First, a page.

I was excited to try Soul Cycle after this wonderful interview with co-founder Julie Rice. (She is still on the board but has moved onto other things. You may have heard of a recent boycott of Soul Cycle; that is not directly connected to Ms. Rice). I don’t live anywhere near one, so I was excited to learn that it was in Palo Alto, California, near where I stayed during a recent trip there.
According to the interview, Soul Cycle was borne out of a desire to create a better experience for riders, rather than signing up for a corporate gym. This type of experience allegedly did not exist in New York City at the time. You rent a specific bike, and pay per class instead of a typical monthly or yearly gym membership. Instructors were trained in house and paid as full-time employees rather than a side gig.
I arrived at 6:43am; 17 minutes until class started. They handed me a pair of cycling shoes; free for my first ride and $3 thereafter (or bring your own). A class was finishing up so I had to wait outside while a couple of staff members went in and got the room ready for the next class.
When it was time, I entered the dark room. I couldn’t tell how the bikes were numbered and asked a staff member in a yellow tank top for assistance. She showed me to my bike and set it up for me, using the same method as cycling instructors whose classes I have attended in the past, at normal gyms. It wasn’t a great fit for me, so I raised the seat to fit my normal feel.
The bikes are designed around the instructor on three sides, 3 rows deep on each side. I sat in the back row. Unfortunately the class was not full. I wanted the feeling of the energy a full class would bring. I should have realized that and at least sat around more people; but instead the back was fairly empty with one person two bikes to my left and someone right in front of me; otherwise most people were in the front row.
The instructor’s bike is raised in the middle. My instructor was female. The setup resembles a DJ; from the area in the middle she could control the lighting and music. I don’t know a lot about music, but I think she could control more than just volume (maybe base and that sort of thing…again, I don’t know music and it was possible that she was making other adjustments).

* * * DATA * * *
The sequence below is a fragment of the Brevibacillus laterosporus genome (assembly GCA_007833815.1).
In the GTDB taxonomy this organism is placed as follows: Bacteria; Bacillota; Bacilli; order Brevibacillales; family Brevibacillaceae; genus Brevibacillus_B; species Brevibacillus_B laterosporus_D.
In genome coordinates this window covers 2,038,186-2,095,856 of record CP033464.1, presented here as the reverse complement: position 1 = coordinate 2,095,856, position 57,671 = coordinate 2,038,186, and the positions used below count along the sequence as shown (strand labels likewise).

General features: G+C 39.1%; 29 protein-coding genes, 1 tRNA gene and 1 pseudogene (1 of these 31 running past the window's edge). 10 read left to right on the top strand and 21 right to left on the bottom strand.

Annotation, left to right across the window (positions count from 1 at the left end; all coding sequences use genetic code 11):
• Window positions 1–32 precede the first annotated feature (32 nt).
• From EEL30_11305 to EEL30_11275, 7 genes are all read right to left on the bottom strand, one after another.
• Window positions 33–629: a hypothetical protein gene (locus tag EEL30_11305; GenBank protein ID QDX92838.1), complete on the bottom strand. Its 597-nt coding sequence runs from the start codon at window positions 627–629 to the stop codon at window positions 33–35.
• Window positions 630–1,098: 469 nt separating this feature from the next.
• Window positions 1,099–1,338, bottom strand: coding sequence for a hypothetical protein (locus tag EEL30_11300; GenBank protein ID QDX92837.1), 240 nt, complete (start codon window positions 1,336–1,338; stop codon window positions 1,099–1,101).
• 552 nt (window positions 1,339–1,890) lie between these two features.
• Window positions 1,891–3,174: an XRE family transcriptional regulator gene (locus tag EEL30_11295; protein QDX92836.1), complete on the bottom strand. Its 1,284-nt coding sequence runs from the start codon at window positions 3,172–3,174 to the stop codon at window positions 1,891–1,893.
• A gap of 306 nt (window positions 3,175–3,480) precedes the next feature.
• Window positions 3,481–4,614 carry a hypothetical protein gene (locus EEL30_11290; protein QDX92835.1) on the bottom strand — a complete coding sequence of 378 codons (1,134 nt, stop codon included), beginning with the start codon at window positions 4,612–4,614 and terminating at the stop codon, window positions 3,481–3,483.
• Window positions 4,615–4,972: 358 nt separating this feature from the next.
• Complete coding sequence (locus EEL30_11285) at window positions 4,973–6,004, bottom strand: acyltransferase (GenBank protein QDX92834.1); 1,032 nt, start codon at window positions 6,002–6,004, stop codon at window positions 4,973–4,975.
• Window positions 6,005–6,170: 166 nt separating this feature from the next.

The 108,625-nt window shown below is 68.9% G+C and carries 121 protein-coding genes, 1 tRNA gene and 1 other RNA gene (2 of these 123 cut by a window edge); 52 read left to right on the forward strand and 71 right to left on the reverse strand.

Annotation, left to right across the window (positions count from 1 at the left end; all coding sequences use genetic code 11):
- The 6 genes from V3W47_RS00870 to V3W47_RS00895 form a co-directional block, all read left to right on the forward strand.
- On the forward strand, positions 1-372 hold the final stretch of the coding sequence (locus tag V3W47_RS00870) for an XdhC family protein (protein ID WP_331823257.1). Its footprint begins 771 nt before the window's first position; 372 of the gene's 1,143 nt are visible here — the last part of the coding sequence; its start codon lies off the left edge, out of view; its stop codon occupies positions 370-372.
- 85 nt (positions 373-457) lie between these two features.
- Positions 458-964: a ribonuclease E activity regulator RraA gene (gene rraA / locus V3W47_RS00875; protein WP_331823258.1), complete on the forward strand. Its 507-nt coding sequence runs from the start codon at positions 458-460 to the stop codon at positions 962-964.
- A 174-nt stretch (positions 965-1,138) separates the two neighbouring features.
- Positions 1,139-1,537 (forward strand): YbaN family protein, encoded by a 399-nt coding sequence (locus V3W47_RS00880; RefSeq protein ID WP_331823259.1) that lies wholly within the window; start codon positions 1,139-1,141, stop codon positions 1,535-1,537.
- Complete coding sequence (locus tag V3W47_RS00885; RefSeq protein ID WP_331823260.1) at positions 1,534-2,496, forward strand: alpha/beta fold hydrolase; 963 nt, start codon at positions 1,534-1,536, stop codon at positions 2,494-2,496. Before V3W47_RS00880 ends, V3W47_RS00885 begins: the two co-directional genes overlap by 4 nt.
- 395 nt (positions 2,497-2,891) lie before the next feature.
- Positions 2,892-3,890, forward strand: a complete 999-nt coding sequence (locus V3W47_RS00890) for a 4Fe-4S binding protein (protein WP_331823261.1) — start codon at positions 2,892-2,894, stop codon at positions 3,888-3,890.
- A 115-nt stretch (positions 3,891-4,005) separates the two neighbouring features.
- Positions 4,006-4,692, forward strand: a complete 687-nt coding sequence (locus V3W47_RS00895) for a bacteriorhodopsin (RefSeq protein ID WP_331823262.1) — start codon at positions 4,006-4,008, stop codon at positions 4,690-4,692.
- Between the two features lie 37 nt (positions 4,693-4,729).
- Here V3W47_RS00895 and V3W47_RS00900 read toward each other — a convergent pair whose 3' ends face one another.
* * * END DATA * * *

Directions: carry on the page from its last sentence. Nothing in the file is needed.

The class began. The room was quite dark with candles (presumably fake) surrounding the instructor and a little red light from an exit sign. A couple of people arrived late and another staff member showed them to their bike with a red light. A few times the instructor turned more lights on, particularly if we were playing with balance and moving our hands off the handlebars.
I could never hear the instructor well – I think it was a microphone problem. I got the gist of what she was saying most of the time but it was frustrating.
It was an incredible workout. A bit like an early morning dance party on a bike. Most of the ride was done standing. Lots of ‘push ups’ on the handle bars. A little balance work. A little high-resistance work, but not a lot. For one song we used hand weights to do some upper body work. My weights were super light. I saw some bigger weights coming into the room. I think all the bikes have the light ones but you can use the bigger and then return if you want. We were seated for that part.
It’s hard to feel it was a cycle workout. And it definitely wasn’t a strength workout. But I definitely got my heart rate up and I had a lot of fun.
If I lived near one and could afford it, I think I would continue. It was definitely more of an immersive experience than the general workout classes I attend; of course I don’t know how much of that gets lost once it becomes a regular occurrence.
I really like that they offer cycling shoes for everyone. I think this is a good example of something any business could take from – invest in the items that will really make the experience for your customers. I also happened to like the cycling shoes they use – the fit sort of like a climbing shoe in the sense that it fit snugly around my foot. (This may mean that my cycling shoes don’t fit me well, or this is a different style, I don’t know).
There are some serious critiques about the workout, such as this one. The critiques include that it isn’t that great of a workout, that it’s prone to injury, that the ‘other moves’ on the bike (like push ups) really don’t do much for you. I can see how all of this can be true, but to that I say – take responsibility for your workout and your body. Many people get injured doing CrossFit, and I know that it doesn’t work for my body. Neither does Insanity. So I avoid those workouts. But if you enjoy the energy at a Soul Cycle class, and take care of your body doing the moves, then I say great. It’s nice to have different options to get a good workout while enjoying your time spent doing it. It all comes with a risk. Take care of yourself, play, enjoy moving your body, and carry on.